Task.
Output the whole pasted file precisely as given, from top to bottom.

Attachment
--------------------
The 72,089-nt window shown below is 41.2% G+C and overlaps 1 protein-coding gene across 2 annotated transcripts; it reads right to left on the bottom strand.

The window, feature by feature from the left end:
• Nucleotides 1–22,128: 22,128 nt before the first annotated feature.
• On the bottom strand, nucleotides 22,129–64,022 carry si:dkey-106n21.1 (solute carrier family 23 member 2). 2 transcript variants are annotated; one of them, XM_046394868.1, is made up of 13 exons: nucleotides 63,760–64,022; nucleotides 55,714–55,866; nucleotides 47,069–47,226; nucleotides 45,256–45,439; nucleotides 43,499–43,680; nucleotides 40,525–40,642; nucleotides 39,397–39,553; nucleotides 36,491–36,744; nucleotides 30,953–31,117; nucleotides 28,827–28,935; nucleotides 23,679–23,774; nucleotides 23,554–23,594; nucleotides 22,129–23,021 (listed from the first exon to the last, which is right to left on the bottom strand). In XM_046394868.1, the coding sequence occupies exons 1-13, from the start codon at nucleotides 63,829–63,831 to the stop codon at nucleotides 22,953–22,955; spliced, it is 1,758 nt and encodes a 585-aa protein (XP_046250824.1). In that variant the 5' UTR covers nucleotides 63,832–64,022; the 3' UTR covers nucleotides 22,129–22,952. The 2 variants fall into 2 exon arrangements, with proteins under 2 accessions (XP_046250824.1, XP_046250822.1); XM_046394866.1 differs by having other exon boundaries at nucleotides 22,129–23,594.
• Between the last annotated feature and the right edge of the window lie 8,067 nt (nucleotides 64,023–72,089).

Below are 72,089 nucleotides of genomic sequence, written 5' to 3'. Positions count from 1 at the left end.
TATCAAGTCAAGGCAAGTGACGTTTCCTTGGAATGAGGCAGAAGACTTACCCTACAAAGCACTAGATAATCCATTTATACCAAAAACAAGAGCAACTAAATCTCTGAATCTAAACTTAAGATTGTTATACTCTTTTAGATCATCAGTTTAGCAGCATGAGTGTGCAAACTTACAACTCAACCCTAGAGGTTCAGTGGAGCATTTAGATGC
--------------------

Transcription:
The 72,089-nt window shown below is 41.2% G+C and overlaps 1 protein-coding gene across 2 annotated transcripts; it reads right to left on the bottom strand.

The window, feature by feature from the left end:
• Nucleotides 1–22,128: 22,128 nt before the first annotated feature.
• On the bottom strand, nucleotides 22,129–64,022 carry si:dkey-106n21.1 (solute carrier family 23 member 2). 2 transcript variants are annotated; one of them, XM_046394868.1, is made up of 13 exons: nucleotides 63,760–64,022; nucleotides 55,714–55,866; nucleotides 47,069–47,226; nucleotides 45,256–45,439; nucleotides 43,499–43,680; nucleotides 40,525–40,642; nucleotides 39,397–39,553; nucleotides 36,491–36,744; nucleotides 30,953–31,117; nucleotides 28,827–28,935; nucleotides 23,679–23,774; nucleotides 23,554–23,594; nucleotides 22,129–23,021 (listed from the first exon to the last, which is right to left on the bottom strand). In XM_046394868.1, the coding sequence occupies exons 1-13, from the start codon at nucleotides 63,829–63,831 to the stop codon at nucleotides 22,953–22,955; spliced, it is 1,758 nt and encodes a 585-aa protein (XP_046250824.1). In that variant the 5' UTR covers nucleotides 63,832–64,022; the 3' UTR covers nucleotides 22,129–22,952. The 2 variants fall into 2 exon arrangements, with proteins under 2 accessions (XP_046250824.1, XP_046250822.1); XM_046394866.1 differs by having other exon boundaries at nucleotides 22,129–23,594.
• Between the last annotated feature and the right edge of the window lie 8,067 nt (nucleotides 64,023–72,089).

Below are 72,089 nucleotides of genomic sequence, written 5' to 3'. Positions count from 1 at the left end.
TATCAAGTCAAGGCAAGTGACGTTTCCTTGGAATGAGGCAGAAGACTTACCCTACAAAGCACTAGATAATCCATTTATACCAAAAACAAGAGCAACTAAATCTCTGAATCTAAACTTAAGATTGTTATACTCTTTTAGATCATCAGTTTAGCAGCATGAGTGTGCAAACTTACAACTCAACCCTAGAGGTTCAGTGGAGCATTTAGATGC